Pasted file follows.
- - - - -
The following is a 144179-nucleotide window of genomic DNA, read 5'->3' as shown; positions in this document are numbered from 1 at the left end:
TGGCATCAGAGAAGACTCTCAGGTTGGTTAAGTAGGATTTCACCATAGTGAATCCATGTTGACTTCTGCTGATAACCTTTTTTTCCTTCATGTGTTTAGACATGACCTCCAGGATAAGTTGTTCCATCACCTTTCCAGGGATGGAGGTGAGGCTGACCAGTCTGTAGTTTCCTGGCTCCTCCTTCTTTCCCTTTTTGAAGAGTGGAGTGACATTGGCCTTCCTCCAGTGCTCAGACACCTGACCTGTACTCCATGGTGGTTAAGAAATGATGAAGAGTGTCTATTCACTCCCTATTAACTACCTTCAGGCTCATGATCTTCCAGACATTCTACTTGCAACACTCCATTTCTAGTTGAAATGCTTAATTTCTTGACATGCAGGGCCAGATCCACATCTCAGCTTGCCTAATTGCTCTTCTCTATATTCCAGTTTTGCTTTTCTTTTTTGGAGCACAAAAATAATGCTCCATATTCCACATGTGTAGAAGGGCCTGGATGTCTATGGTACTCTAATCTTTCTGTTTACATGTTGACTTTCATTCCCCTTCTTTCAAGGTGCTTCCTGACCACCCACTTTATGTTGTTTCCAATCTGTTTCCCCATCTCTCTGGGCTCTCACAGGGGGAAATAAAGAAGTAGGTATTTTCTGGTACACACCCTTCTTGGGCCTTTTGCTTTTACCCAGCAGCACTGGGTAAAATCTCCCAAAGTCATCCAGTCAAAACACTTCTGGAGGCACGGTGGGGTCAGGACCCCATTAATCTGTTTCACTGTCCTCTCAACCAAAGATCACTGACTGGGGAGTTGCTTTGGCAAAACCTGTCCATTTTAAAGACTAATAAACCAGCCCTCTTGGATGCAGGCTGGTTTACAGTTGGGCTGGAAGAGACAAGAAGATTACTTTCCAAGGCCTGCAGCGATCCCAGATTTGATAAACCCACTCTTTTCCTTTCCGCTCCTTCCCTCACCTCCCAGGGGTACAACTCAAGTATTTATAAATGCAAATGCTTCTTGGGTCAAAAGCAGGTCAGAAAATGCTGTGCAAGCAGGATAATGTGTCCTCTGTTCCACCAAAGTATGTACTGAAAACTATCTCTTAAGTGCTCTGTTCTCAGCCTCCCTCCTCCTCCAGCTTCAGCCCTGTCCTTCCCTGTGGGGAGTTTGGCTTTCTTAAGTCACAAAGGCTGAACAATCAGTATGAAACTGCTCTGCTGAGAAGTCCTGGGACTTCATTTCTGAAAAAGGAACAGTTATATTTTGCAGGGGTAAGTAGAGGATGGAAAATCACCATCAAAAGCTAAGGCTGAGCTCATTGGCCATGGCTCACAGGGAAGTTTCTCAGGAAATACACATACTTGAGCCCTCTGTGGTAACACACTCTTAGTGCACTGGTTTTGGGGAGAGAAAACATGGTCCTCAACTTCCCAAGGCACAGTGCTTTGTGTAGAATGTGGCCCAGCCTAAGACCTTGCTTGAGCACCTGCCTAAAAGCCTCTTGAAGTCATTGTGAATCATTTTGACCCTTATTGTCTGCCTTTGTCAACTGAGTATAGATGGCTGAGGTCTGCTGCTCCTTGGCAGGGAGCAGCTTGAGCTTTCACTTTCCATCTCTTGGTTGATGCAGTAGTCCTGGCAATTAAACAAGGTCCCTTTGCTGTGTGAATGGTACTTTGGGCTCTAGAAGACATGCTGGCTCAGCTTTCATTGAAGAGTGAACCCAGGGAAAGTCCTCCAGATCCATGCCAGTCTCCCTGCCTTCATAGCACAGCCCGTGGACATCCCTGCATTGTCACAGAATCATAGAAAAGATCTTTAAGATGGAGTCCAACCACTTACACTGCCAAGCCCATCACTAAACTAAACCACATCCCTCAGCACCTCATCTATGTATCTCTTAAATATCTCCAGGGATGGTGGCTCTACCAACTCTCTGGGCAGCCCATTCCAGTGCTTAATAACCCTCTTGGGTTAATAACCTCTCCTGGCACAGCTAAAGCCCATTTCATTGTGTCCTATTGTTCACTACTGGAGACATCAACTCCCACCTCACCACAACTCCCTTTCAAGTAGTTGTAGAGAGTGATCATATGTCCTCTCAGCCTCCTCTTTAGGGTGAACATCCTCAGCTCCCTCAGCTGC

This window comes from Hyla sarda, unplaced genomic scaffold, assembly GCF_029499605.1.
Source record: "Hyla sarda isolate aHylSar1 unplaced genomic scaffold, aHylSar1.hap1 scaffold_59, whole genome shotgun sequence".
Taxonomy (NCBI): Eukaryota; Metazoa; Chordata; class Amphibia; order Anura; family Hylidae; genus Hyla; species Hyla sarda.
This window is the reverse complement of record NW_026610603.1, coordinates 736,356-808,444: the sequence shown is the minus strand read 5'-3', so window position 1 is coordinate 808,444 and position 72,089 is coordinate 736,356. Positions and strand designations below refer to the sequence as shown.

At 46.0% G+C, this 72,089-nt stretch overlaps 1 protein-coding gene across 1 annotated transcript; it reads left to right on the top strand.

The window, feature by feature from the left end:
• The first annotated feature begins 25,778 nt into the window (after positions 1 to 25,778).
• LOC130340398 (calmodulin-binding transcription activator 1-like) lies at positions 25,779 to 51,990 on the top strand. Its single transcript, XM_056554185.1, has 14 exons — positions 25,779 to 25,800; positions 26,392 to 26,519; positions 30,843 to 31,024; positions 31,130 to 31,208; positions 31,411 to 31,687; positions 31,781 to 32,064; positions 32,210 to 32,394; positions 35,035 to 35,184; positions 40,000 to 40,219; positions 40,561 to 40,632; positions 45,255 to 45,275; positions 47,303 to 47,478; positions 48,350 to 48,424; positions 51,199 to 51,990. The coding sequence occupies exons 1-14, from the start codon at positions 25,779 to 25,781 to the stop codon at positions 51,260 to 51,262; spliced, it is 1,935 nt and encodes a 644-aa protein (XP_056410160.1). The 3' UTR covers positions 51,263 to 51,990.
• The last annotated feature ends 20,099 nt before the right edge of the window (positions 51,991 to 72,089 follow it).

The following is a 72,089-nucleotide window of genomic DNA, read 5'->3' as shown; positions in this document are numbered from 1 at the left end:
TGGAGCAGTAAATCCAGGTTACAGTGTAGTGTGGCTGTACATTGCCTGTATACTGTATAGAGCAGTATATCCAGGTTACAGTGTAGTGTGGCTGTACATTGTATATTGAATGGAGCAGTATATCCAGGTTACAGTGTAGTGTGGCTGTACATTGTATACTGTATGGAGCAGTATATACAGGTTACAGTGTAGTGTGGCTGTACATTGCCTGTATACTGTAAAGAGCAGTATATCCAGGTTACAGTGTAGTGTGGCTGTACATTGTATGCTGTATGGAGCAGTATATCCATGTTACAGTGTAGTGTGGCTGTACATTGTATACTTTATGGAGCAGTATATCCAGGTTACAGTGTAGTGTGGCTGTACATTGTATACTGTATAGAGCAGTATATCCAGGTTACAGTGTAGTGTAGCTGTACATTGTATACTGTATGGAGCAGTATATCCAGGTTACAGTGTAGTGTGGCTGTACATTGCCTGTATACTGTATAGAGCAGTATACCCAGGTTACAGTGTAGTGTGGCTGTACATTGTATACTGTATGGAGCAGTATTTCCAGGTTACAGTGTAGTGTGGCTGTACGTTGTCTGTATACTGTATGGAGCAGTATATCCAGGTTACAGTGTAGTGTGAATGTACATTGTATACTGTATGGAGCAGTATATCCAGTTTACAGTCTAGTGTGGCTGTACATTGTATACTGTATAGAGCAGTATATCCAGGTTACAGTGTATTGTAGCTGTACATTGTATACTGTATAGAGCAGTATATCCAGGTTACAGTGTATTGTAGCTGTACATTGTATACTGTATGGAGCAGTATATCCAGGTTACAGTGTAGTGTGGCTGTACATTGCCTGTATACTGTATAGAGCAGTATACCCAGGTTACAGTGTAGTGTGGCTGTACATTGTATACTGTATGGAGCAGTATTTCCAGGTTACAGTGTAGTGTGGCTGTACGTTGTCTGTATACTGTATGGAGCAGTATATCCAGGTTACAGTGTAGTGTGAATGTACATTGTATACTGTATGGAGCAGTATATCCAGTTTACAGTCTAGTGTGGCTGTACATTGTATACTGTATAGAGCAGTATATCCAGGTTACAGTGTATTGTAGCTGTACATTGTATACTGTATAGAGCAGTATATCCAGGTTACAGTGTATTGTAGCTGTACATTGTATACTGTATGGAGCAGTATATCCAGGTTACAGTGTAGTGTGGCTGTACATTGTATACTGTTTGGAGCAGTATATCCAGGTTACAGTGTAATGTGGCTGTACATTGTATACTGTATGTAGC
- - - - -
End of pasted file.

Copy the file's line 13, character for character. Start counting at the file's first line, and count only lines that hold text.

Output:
TGGAGCAGTAAATCCAGGTTACAGTGTAGTGTGGCTGTACATTGCCTGTATACTGTATAGAGCAGTATATCCAGGTTACAGTGTAGTGTGGCTGTACATTGTATATTGAATGGAGCAGTATATCCAGGTTACAGTGTAGTGTGGCTGTACATTGTATACTGTATGGAGCAGTATATACAGGTTACAGTGTAGTGTGGCTGTACATTGCCTGTATACTGTAAAGAGCAGTATATCCAGGTTACAGTGTAGTGTGGCTGTACATTGTATGCTGTATGGAGCAGTATATCCATGTTACAGTGTAGTGTGGCTGTACATTGTATACTTTATGGAGCAGTATATCCAGGTTACAGTGTAGTGTGGCTGTACATTGTATACTGTATAGAGCAGTATATCCAGGTTACAGTGTAGTGTAGCTGTACATTGTATACTGTATGGAGCAGTATATCCAGGTTACAGTGTAGTGTGGCTGTACATTGCCTGTATACTGTATAGAGCAGTATACCCAGGTTACAGTGTAGTGTGGCTGTACATTGTATACTGTATGGAGCAGTATTTCCAGGTTACAGTGTAGTGTGGCTGTACGTTGTCTGTATACTGTATGGAGCAGTATATCCAGGTTACAGTGTAGTGTGAATGTACATTGTATACTGTATGGAGCAGTATATCCAGTTTACAGTCTAGTGTGGCTGTACATTGTATACTGTATAGAGCAGTATATCCAGGTTACAGTGTATTGTAGCTGTACATTGTATACTGTATAGAGCAGTATATCCAGGTTACAGTGTATTGTAGCTGTACATTGTATACTGTATGGAGCAGTATATCCAGGTTACAGTGTAGTGTGGCTGTACATTGCCTGTATACTGTATAGAGCAGTATACCCAGGTTACAGTGTAGTGTGGCTGTACATTGTATACTGTATGGAGCAGTATTTCCAGGTTACAGTGTAGTGTGGCTGTACGTTGTCTGTATACTGTATGGAGCAGTATATCCAGGTTACAGTGTAGTGTGAATGTACATTGTATACTGTATGGAGCAGTATATCCAGTTTACAGTCTAGTGTGGCTGTACATTGTATACTGTATAGAGCAGTATATCCAGGTTACAGTGTATTGTAGCTGTACATTGTATACTGTATAGAGCAGTATATCCAGGTTACAGTGTATTGTAGCTGTACATTGTATACTGTATGGAGCAGTATATCCAGGTTACAGTGTAGTGTGGCTGTACATTGTATACTGTTTGGAGCAGTATATCCAGGTTACAGTGTAATGTGGCTGTACATTGTATACTGTATGTAGC